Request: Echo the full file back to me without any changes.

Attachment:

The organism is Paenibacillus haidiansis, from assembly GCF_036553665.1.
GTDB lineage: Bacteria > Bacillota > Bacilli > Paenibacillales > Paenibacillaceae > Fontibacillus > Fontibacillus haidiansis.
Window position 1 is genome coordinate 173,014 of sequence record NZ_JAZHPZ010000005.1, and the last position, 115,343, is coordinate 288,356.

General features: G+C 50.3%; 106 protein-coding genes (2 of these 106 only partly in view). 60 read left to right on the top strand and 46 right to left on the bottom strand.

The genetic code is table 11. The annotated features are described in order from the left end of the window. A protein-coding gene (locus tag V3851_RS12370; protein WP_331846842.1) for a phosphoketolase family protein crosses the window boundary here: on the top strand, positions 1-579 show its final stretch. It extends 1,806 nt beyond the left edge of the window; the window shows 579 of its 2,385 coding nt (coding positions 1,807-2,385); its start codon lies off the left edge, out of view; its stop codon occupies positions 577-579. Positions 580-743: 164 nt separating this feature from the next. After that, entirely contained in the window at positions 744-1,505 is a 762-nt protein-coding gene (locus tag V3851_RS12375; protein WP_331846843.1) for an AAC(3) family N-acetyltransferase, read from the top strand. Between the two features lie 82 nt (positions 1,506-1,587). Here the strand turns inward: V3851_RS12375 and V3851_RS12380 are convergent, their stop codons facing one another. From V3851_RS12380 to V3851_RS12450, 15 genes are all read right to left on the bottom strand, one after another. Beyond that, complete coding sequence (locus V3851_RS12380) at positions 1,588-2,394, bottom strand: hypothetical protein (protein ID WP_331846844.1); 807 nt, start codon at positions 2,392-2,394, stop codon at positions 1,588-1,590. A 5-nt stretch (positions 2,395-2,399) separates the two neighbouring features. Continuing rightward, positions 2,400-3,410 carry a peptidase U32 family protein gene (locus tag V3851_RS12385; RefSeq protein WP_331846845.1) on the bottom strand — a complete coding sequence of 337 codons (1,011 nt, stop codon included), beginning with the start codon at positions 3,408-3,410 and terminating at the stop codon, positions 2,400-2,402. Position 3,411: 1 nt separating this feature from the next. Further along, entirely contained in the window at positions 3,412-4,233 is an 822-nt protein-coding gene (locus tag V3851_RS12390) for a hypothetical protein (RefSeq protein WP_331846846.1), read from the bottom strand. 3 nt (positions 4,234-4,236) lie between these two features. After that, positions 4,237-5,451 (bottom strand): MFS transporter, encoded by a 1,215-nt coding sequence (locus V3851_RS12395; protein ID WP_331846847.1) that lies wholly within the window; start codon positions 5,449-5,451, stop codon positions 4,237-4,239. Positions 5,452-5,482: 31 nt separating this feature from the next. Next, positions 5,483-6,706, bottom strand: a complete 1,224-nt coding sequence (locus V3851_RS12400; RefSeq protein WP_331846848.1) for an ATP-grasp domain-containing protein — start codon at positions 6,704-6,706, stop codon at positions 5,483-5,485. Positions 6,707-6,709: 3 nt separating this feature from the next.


The organism is Paenibacillus haidiansis, from assembly GCF_036553665.1.
GTDB lineage: Bacteria > Bacillota > Bacilli > Paenibacillales > Paenibacillaceae > Fontibacillus > Fontibacillus haidiansis.
Window position 1 is genome coordinate 173,014 of sequence record NZ_JAZHPZ010000005.1, and the last position, 115,343, is coordinate 288,356.

General features: G+C 50.3%; 106 protein-coding genes (2 of these 106 only partly in view). 60 read left to right on the top strand and 46 right to left on the bottom strand.

The genetic code is table 11. The annotated features are described in order from the left end of the window. A protein-coding gene (locus tag V3851_RS12370; protein WP_331846842.1) for a phosphoketolase family protein crosses the window boundary here: on the top strand, positions 1-579 show its final stretch. It extends 1,806 nt beyond the left edge of the window; the window shows 579 of its 2,385 coding nt (coding positions 1,807-2,385); its start codon lies off the left edge, out of view; its stop codon occupies positions 577-579. Positions 580-743: 164 nt separating this feature from the next. After that, entirely contained in the window at positions 744-1,505 is a 762-nt protein-coding gene (locus tag V3851_RS12375; protein WP_331846843.1) for an AAC(3) family N-acetyltransferase, read from the top strand. Between the two features lie 82 nt (positions 1,506-1,587). Here the strand turns inward: V3851_RS12375 and V3851_RS12380 are convergent, their stop codons facing one another. From V3851_RS12380 to V3851_RS12450, 15 genes are all read right to left on the bottom strand, one after another. Beyond that, complete coding sequence (locus V3851_RS12380) at positions 1,588-2,394, bottom strand: hypothetical protein (protein ID WP_331846844.1); 807 nt, start codon at positions 2,392-2,394, stop codon at positions 1,588-1,590. A 5-nt stretch (positions 2,395-2,399) separates the two neighbouring features. Continuing rightward, positions 2,400-3,410 carry a peptidase U32 family protein gene (locus tag V3851_RS12385; RefSeq protein WP_331846845.1) on the bottom strand — a complete coding sequence of 337 codons (1,011 nt, stop codon included), beginning with the start codon at positions 3,408-3,410 and terminating at the stop codon, positions 2,400-2,402. Position 3,411: 1 nt separating this feature from the next. Further along, entirely contained in the window at positions 3,412-4,233 is an 822-nt protein-coding gene (locus tag V3851_RS12390) for a hypothetical protein (RefSeq protein WP_331846846.1), read from the bottom strand. 3 nt (positions 4,234-4,236) lie between these two features. After that, positions 4,237-5,451 (bottom strand): MFS transporter, encoded by a 1,215-nt coding sequence (locus V3851_RS12395; protein ID WP_331846847.1) that lies wholly within the window; start codon positions 5,449-5,451, stop codon positions 4,237-4,239. Positions 5,452-5,482: 31 nt separating this feature from the next. Next, positions 5,483-6,706, bottom strand: a complete 1,224-nt coding sequence (locus V3851_RS12400; RefSeq protein WP_331846848.1) for an ATP-grasp domain-containing protein — start codon at positions 6,704-6,706, stop codon at positions 5,483-5,485. Positions 6,707-6,709: 3 nt separating this feature from the next.